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As new rules and precautions are introduced into our daily lives every 24 hours to slow the spread of the coronavirus, we are seeing many local businesses navigating the way for their consumers. In my neighborhood of Chelsea in Manhattan, I’ve found that it’s the small businesses that are the first to close and the first to send email communications.

Unfortunately, they’re also the ones who are likely to be the first to take a huge financial hit. While the doors close, the (shockingly high) rent still has to be paid. And those local business owners are concerned about meeting payroll for their employees. Concern for their teams’ rent, childcare payments, and biweekly salaries is suddenly a looming threat. Many companies are choosing to meet this threat with empathy and have adjusted their marketing messages in kind.


Food delivery service Grubhub has announced that it will delay collection fees that it charges to independent restaurants. Grubhub CEO Matt Mahoney has announced that he is prepared to delay collection of up to $100 million in fees. The goal is to allow these restaurants to pay their employees with the fees instead of paying Grubhub. Talk about leading with empathy. Additionally, they founded the Grubhub Community Relief Fund, in which consumers can donate to drivers and delivery people. As a consumer, I am impressed by this action taken during COVID-19 and will be a more avid customer moving forward.

Grubhub Community Relief Screenshot from Their Instagram


A skincare and facial company based in New York and California, Heyday closed it doors due to COVID-19 over a week ago. Their employees who work in the shops are paid hourly wages, and Heyday has committed to continuing their pay indefinitely while closed. To help with that expense, they’ve asked their consumers to purchase skincare products online, 10% of which will be allocated to those wages.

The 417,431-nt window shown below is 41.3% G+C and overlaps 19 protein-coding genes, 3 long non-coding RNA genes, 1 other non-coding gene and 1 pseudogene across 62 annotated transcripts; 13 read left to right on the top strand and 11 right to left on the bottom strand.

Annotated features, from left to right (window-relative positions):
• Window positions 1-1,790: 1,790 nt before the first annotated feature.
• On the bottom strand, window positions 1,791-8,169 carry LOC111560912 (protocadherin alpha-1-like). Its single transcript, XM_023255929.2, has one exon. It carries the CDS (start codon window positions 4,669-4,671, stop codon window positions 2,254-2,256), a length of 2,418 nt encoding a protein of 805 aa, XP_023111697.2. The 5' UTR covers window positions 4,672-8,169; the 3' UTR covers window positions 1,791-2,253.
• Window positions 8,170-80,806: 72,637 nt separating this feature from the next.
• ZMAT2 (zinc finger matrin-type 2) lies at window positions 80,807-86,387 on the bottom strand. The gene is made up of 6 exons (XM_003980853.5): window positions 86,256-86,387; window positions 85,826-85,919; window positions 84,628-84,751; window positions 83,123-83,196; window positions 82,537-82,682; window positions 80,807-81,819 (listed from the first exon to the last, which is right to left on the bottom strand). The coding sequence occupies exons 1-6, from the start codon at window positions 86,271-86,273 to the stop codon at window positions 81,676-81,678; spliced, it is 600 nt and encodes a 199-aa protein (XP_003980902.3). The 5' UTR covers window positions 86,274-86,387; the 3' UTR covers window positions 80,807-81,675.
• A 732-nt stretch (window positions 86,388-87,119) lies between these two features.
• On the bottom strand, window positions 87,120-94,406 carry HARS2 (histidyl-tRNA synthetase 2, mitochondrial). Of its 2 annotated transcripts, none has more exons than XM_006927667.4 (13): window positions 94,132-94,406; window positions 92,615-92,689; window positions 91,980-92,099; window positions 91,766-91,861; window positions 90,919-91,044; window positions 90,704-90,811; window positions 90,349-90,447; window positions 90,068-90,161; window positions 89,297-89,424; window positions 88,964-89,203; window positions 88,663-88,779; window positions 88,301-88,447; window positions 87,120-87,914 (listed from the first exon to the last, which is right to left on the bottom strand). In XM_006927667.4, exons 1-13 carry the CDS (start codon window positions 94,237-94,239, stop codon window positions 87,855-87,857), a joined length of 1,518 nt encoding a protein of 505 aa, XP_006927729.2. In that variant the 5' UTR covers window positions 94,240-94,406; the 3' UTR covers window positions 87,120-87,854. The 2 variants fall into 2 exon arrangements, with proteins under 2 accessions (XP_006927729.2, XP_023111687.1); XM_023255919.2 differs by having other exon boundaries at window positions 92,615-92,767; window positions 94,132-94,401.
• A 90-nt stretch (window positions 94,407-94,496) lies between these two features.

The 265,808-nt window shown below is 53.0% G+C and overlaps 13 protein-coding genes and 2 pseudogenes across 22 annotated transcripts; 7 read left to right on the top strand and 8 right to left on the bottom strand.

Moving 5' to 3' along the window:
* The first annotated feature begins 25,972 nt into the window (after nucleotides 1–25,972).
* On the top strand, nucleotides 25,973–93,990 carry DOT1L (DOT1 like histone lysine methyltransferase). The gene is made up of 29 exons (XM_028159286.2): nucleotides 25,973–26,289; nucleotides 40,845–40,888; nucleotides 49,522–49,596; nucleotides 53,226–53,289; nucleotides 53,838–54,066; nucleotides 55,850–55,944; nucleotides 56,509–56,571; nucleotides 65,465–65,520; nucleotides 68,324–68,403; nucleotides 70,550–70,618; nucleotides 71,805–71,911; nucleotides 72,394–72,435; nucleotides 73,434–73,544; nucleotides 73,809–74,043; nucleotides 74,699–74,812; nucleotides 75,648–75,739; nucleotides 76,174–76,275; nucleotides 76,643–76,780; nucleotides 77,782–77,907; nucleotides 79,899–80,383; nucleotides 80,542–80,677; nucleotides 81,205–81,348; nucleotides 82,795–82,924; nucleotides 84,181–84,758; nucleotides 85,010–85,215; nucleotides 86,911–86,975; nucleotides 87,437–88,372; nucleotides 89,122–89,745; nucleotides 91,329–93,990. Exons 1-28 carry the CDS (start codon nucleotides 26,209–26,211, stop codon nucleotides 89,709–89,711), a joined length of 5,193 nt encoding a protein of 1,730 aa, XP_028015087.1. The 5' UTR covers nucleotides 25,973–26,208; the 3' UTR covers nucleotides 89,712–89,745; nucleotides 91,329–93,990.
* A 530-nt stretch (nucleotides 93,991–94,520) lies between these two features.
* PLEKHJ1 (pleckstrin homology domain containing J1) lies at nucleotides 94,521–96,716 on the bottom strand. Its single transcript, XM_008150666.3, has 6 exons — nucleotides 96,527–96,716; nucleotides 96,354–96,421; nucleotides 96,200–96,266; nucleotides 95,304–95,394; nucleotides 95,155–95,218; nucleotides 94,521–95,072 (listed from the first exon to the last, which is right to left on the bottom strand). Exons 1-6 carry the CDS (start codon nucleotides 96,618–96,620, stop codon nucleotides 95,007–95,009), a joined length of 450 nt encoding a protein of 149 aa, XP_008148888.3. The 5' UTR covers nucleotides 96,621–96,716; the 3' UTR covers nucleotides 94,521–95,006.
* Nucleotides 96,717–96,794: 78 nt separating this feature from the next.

Screenshot of HeyDay's Homepage Detailing How They're Helping Employees During Coronavirus.


A quarterly print magazine for girls and boys, Bravery spends each issue on a strong female role model. I bought this magazine for my five-year-old goddaughter, Nola, and she tells me things like, “My favorite architect is Zaha Hadid!”

Now, Nola (along with every other five-year-old) is being homeschooled and giving her parents some bandwidth and creativity challenges. As a way to support their community of readers, Bravery has introduced Bravery School, a four-week daily homeschool curriculum totally free to subscribers. Bravery School will be focusing on the magazine content and using it as their “textbook,” along with additional activity pages. Plus, 15% of all new issues sold over the next month will go to feeding children who normally depend upon school for breakfast and lunch.

Screenshot of Bravery's homepage showing their free week of school offer.

Meeting stress with empathy allows business owners to say that they’ve done everything they can for their teams, both financially and emotionally. Take it to heart, because consumers are inclined to help and support. The burden does not have to fall entirely on the business owner; asking your customers for help is appropriate and fosters a sense of helping the community while quarantined. Plus, and most effectively in the long run, it sets the business up as a human company with connection and heart, resulting in customer loyalty.

Here at LOCALiQ, we’re working on providing our community of local business readers with more content than ever, especially related to COVID-19. Check out these resources below:

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